The Unspoken Side of Casino BINGO – Leslie Angelica Marquez – Medium
Uncovering the stereotyped experience
The tall woman in front of me groans with frustration as the line stays stagnant. She jerks a look back toward the rest of us behind her, as if to see if anyone else can relate to her inconvenience.
The numbers are already being called.
She swears under her breath, silently, but loud enough to know she’s heard. Finally, it’s her turn to be attended. I continue to wait and come to the realization that I too have become impatient.
The numbers have been called for about 10 minutes now.
I shift my focus from the contagious frustration and think about the fact that I have no idea how to play. It’s finally my turn to be helped. I ask the cashier what I should expect once I step through the big wooden doors. She doesn’t answer my question, but instead proceeds to show me a sheet of empty squares and tells me dabbers are available for purchase in the store in the back. I suppose I will figure this out on my own.
I hand her my cash and hurry to the tiny store. I see a big wall of dabbers. All sorts of colors; I have too many options. In desperate need to save time I choose the one at eye level, I guess I’m taking the orange one.
I turn to enter the hall through two large dark wooden doors that are propped open. I instantly inhale the smell of old cigarettes in the air. Although I see signs on the beige walls that read “no smoking,” the smell is heavy and lingers. I stop and realize I am among over 300 participants. I didn’t realize I’d be amongst so many people. I’m looking for an empty seat and find one between a couple and a group of women. I shuffle through my cards to try to keep up with the man calling out letters and numbers. “N26!” I have absolutely no idea what I’m supposed to be doing.
The couple next to me must have noticed that it was my first time playing bingo at the Casino. How did they notice? Probably because of my wandering gaze, the kind of look you have when you’re taking it all in.
The couple consists of an older gentleman, I’d guess around 70 years of age, and a younger woman, probably around 40 years old. He smiles at me and I smile back. He looks at me again and with a smirk he says, “First time huh,” I can’t tell if he is asking or making a statement. I shyly reply, “yeah, first time playing bingo.” He nods as though to confirm his suspicions.
He leans over the long plastic table and starts explaining the game. He checked in every once in a while, to make sure I was still doing alright. I think it is kind of someone to show empathy in a situation where one is competing against others for a prize, especially money.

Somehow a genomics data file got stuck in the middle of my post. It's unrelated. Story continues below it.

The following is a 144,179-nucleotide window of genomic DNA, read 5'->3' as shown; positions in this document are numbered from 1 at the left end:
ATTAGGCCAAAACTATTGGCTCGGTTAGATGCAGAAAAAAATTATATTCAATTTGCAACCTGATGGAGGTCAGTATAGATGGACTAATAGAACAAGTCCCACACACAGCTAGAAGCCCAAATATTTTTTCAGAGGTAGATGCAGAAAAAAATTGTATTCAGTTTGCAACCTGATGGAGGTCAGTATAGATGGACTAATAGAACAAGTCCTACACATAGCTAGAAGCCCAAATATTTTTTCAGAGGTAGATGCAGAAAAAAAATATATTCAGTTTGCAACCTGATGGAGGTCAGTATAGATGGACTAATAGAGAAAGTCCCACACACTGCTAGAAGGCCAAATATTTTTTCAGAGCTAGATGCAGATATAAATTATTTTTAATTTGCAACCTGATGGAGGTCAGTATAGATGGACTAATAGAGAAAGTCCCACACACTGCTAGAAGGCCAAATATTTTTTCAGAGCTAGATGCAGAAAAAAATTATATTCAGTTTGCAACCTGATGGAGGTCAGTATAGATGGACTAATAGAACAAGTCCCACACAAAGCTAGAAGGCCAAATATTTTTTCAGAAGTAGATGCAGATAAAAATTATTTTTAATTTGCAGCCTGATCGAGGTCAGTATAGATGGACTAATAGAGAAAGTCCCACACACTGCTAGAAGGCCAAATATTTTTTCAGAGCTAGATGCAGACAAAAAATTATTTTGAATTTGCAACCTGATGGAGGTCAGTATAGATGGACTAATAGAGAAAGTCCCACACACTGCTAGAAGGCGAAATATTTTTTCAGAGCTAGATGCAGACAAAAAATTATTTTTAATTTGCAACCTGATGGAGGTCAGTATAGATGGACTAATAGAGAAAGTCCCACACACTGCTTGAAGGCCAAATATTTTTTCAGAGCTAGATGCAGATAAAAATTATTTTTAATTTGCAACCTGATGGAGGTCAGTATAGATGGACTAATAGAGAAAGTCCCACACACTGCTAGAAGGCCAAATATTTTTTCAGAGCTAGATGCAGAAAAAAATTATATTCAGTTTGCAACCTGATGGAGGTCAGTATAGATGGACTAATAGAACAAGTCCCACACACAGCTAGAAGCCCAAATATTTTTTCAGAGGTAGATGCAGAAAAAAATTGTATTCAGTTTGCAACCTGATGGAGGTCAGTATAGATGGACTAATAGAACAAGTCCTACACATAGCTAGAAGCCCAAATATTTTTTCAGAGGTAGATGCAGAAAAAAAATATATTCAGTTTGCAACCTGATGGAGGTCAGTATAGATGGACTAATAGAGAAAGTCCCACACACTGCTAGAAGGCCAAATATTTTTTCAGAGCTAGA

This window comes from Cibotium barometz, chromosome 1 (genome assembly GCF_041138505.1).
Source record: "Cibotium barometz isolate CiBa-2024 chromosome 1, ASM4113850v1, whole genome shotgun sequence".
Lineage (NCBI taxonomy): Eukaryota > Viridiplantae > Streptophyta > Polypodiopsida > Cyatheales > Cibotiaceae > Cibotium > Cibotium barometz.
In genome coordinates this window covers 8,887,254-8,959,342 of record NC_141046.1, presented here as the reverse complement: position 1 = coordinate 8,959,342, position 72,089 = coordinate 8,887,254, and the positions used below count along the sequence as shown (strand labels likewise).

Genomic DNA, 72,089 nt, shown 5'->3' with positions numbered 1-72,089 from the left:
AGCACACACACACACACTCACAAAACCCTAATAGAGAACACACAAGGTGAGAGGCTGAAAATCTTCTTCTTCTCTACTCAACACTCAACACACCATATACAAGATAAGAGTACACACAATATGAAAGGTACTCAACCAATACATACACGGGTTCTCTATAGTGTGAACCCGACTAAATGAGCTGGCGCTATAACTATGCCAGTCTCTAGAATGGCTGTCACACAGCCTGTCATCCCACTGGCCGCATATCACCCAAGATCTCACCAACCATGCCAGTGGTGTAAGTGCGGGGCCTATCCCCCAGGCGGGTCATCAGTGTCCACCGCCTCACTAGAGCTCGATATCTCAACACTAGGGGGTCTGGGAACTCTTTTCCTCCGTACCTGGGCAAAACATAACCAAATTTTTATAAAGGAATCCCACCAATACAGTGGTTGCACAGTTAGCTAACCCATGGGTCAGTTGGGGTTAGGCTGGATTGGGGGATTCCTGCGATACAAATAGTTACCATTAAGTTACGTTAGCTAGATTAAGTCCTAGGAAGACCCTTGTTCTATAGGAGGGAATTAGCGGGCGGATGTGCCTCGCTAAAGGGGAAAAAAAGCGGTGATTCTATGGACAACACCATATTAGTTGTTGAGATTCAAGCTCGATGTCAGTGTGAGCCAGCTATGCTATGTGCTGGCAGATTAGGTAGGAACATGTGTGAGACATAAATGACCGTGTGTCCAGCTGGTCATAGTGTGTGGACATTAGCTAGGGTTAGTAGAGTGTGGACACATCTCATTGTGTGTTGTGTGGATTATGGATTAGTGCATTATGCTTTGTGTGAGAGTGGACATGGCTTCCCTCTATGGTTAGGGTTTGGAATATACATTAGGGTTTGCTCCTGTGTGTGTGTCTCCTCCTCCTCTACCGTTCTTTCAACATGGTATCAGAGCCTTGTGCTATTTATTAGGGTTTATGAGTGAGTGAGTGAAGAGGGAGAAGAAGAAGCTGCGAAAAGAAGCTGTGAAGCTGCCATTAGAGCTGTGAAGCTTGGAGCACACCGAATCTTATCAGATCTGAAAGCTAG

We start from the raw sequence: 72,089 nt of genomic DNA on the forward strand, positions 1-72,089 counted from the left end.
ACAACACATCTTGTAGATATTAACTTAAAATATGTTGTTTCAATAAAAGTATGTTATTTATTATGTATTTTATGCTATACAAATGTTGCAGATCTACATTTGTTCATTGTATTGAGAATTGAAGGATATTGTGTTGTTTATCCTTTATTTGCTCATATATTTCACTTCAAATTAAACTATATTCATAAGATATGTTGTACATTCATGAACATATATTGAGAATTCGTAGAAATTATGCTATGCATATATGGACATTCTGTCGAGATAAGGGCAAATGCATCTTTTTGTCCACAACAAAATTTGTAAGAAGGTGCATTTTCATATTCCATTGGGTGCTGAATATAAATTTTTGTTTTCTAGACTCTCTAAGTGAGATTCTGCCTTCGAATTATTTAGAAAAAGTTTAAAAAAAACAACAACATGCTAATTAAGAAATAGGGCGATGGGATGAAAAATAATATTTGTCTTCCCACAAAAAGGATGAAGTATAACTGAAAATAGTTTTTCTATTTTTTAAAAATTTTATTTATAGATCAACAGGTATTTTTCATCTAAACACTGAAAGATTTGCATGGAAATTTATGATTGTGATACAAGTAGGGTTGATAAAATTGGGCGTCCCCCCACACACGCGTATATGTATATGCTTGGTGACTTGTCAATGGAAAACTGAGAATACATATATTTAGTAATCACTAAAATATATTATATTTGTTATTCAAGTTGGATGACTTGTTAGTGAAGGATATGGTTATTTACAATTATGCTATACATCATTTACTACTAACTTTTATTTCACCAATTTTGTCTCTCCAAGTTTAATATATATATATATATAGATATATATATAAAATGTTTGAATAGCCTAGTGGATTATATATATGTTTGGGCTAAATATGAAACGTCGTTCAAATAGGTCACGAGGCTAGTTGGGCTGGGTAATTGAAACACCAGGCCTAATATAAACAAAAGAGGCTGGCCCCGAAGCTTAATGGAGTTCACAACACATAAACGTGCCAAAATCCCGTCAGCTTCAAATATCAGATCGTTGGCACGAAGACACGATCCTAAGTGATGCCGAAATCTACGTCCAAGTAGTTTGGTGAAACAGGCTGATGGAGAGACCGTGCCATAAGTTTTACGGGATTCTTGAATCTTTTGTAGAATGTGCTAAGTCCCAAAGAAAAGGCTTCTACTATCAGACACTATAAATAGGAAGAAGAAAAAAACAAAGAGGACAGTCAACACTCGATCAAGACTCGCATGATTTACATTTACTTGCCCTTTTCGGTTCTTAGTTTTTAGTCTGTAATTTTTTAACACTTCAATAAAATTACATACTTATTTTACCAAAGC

I wonder what brings the couple in tonight. They seem at peace with each other’s company amidst the game. I occasionally glimpse over at them, noticing how they smile at each other while having their conversations. They’re sharing one card, both keeping track of the spots called. Could this be their date night? Maybe they’ve made it a tradition of coming? Perhaps they just really enjoy bingo.
I look around and begin to wonder what brings the rest of the crowd here on a Sunday night. There are people of all ages, over 18 of course. It seems as though every cluster of people is having their own, different experience, all while doing the same thing as everyone else.
I suppose the possibilities are endless as to why people come here. According to the Global Gaming Business Magazine, “bingo was designed for the pace of leisure, the cause of community fund-raising and the social interaction of neighbors.” I sense a strong atmosphere of community in this hall. Just about everyone is invested in the game and their conversations. Social interactions are utmost, especially with the lady group next to me.
The ladies are quite rowdy. Sure seems like they are having a great time, as their laughs are high pitched and enthusiastic. They have an entire picnic laid out in the midst of them consisting of various chips, trail mix, and what looks like homemade goodies. I really should have brought snacks. Although, I thought the Bingo Hall Rules stated “no carry-ins” were allowed. They chat about the latest gossip of their lives. I try not to listen, but their conversations are loud and frankly unavoidable. I do notice however, that each lady is very focused on their card.